Police arrest nine, break up alleged drug-distribution ring; Baltimore detectives seek 11 other suspects


Police arrested nine people yesterday and broke up a suspected drug organization that they said was responsible for selling cocaine and heroin in several communities in Southwest Baltimore.

Detectives with the Youth Violence Task Force were searching last night for 11 other suspects who were indicted by a state grand jury last week. Bail for the 11, the youngest of whom is 16, has been set at up to $1 million.

"They were all drug distributors in the area," said Lt. Jon Foster, a supervisor with the task force, which was set up last year to target offenders 24 and under. That age group accounts for the bulk of homicide victims and suspects in the city.

Forty officers fanned out about 6: 30 a.m. to serve the arrest warrants in an operation designated McHenry Street Crunch. They did not find the alleged leader of the unnamed group, a 31-year-old Baltimore man.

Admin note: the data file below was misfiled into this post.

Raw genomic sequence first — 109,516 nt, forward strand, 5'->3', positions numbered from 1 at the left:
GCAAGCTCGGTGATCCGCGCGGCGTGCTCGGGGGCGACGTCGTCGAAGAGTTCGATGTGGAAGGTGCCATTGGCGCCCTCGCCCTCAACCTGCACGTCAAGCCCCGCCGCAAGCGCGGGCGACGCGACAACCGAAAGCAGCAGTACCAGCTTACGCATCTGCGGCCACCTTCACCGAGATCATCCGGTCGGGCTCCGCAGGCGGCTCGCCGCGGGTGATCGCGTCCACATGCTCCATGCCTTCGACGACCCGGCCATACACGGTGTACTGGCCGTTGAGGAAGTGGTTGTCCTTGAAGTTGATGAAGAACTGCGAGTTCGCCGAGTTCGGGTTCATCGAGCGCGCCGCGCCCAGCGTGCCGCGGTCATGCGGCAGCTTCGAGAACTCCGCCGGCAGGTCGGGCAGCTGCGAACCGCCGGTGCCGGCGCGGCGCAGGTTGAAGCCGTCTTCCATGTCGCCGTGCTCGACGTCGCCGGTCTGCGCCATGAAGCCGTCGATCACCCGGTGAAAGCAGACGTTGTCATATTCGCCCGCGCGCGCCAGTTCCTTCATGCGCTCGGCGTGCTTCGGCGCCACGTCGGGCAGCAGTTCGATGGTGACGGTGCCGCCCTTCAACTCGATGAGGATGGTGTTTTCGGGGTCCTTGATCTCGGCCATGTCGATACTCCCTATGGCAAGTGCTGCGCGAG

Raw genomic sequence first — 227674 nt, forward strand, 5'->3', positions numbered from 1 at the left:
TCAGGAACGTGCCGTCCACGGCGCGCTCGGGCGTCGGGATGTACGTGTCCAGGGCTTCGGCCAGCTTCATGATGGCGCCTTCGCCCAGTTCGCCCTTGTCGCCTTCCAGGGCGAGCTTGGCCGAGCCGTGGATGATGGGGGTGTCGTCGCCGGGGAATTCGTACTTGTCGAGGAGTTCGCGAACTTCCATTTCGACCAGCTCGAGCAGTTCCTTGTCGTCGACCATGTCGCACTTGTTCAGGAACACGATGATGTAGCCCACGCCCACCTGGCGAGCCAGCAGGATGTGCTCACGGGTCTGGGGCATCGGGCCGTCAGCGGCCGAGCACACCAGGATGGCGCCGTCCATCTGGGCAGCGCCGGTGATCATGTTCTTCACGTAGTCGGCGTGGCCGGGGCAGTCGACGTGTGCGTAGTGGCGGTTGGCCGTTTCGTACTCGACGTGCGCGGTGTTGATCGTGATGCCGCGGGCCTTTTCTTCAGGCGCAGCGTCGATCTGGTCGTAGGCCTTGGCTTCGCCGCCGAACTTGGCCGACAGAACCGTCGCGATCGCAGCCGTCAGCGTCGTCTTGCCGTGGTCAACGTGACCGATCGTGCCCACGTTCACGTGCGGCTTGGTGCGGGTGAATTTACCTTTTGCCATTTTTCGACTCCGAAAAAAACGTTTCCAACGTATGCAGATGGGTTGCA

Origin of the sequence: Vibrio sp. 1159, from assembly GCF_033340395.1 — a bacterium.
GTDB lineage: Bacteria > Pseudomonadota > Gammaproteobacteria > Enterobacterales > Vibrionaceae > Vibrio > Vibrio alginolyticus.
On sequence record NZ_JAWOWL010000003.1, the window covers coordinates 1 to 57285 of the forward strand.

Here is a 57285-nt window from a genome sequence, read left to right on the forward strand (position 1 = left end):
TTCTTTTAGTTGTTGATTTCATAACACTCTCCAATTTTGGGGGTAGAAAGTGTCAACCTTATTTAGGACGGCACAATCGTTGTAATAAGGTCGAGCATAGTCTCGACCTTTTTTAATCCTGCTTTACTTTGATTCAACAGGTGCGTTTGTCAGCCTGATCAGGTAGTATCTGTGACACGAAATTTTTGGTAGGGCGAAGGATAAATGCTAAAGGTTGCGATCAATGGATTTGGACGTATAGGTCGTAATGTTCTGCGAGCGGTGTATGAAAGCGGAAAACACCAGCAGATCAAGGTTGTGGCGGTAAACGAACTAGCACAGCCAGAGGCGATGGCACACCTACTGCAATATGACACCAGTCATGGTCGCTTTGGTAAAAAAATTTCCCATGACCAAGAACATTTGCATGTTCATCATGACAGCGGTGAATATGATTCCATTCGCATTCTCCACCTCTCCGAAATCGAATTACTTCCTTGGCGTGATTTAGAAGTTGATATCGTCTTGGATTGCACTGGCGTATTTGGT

The targeted area covers several communities near the convergence of the Southern, Southwestern and Western police districts.

In the Southwestern District, the number of homicides jumped from 37 in 1997 to 52 last year. Police blame much of the violence on drugs.

Neighborhoods targeted in the raids are part of a state-designated "hot spot," a term used to describe areas with high crime rates that are eligible for grants for increased policing. The hot spot includes the Boyd Booth, Carrollton Ridge and Shipley Hill communities.

Connie Fowler, president of the Carrollton Ridge Community Association, said she notices positive results each time police conduct a raid. But often, she said, problems appear in neighboring developments.

"I think police are doing a good job," Fowler said yesterday. "Things have been a little better. They move the [drug dealers] from one place to another."

Foster said the group sold cocaine and heroin and contributed to much of the violence in that part of the city. In the compact Shipley Hill neighborhood there were five homicides last year, and police attributed most of them to drugs.

Police said yesterday that none of the suspects had been charged in any shootings or homicides. Detectives said they are trying to establish links between the suspects and gun violence, and might file additional charges soon.

Pub Date: 1/06/99

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